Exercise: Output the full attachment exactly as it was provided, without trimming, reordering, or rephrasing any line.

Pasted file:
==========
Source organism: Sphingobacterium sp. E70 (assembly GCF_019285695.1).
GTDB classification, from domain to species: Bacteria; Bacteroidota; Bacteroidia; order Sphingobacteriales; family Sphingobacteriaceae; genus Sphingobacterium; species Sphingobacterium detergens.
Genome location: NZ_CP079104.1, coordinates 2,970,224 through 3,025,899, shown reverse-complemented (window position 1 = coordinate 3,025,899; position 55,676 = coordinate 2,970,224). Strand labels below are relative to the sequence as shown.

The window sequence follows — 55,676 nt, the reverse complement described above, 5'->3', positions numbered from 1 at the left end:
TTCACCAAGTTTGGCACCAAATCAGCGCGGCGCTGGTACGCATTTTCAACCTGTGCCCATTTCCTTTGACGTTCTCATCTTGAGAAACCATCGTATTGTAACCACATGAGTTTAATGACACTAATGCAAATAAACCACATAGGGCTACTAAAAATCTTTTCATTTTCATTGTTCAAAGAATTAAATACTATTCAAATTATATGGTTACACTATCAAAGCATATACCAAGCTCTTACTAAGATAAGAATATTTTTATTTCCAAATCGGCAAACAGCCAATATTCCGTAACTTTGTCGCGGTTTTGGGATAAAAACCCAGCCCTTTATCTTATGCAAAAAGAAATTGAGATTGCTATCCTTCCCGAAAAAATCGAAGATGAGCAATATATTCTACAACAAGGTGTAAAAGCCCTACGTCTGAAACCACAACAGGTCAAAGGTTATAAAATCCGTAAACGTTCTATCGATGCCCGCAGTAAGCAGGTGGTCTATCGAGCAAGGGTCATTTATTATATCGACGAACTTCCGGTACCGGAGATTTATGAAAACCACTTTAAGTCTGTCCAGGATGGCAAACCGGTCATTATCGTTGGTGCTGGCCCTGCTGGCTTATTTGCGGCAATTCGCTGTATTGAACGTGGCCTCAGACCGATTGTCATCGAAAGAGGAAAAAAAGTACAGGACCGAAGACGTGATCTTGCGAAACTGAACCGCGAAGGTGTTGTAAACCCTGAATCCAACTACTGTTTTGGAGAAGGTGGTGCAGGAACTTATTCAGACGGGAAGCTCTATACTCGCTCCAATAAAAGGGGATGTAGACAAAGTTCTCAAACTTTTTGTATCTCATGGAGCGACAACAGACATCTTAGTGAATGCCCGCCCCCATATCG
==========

Source organism: Sphingobacterium sp. E70 (assembly GCF_019285695.1).
GTDB classification, from domain to species: Bacteria; Bacteroidota; Bacteroidia; order Sphingobacteriales; family Sphingobacteriaceae; genus Sphingobacterium; species Sphingobacterium detergens.
Genome location: NZ_CP079104.1, coordinates 2,970,224 through 3,025,899, shown reverse-complemented (window position 1 = coordinate 3,025,899; position 55,676 = coordinate 2,970,224). Strand labels below are relative to the sequence as shown.

The window sequence follows — 55,676 nt, the reverse complement described above, 5'->3', positions numbered from 1 at the left end:
TTCACCAAGTTTGGCACCAAATCAGCGCGGCGCTGGTACGCATTTTCAACCTGTGCCCATTTCCTTTGACGTTCTCATCTTGAGAAACCATCGTATTGTAACCACATGAGTTTAATGACACTAATGCAAATAAACCACATAGGGCTACTAAAAATCTTTTCATTTTCATTGTTCAAAGAATTAAATACTATTCAAATTATATGGTTACACTATCAAAGCATATACCAAGCTCTTACTAAGATAAGAATATTTTTATTTCCAAATCGGCAAACAGCCAATATTCCGTAACTTTGTCGCGGTTTTGGGATAAAAACCCAGCCCTTTATCTTATGCAAAAAGAAATTGAGATTGCTATCCTTCCCGAAAAAATCGAAGATGAGCAATATATTCTACAACAAGGTGTAAAAGCCCTACGTCTGAAACCACAACAGGTCAAAGGTTATAAAATCCGTAAACGTTCTATCGATGCCCGCAGTAAGCAGGTGGTCTATCGAGCAAGGGTCATTTATTATATCGACGAACTTCCGGTACCGGAGATTTATGAAAACCACTTTAAGTCTGTCCAGGATGGCAAACCGGTCATTATCGTTGGTGCTGGCCCTGCTGGCTTATTTGCGGCAATTCGCTGTATTGAACGTGGCCTCAGACCGATTGTCATCGAAAGAGGAAAAAAAGTACAGGACCGAAGACGTGATCTTGCGAAACTGAACCGCGAAGGTGTTGTAAACCCTGAATCCAACTACTGTTTTGGAGAAGGTGGTGCAGGAACTTATTCAGACGGGAAGCTCTATACTCGCTCCAATAAAAGGGGATGTAGACAAAGTTCTCAAACTTTTTGTATCTCATGGAGCGACAACAGACATCTTAGTGAATGCCCGCCCCCATATCG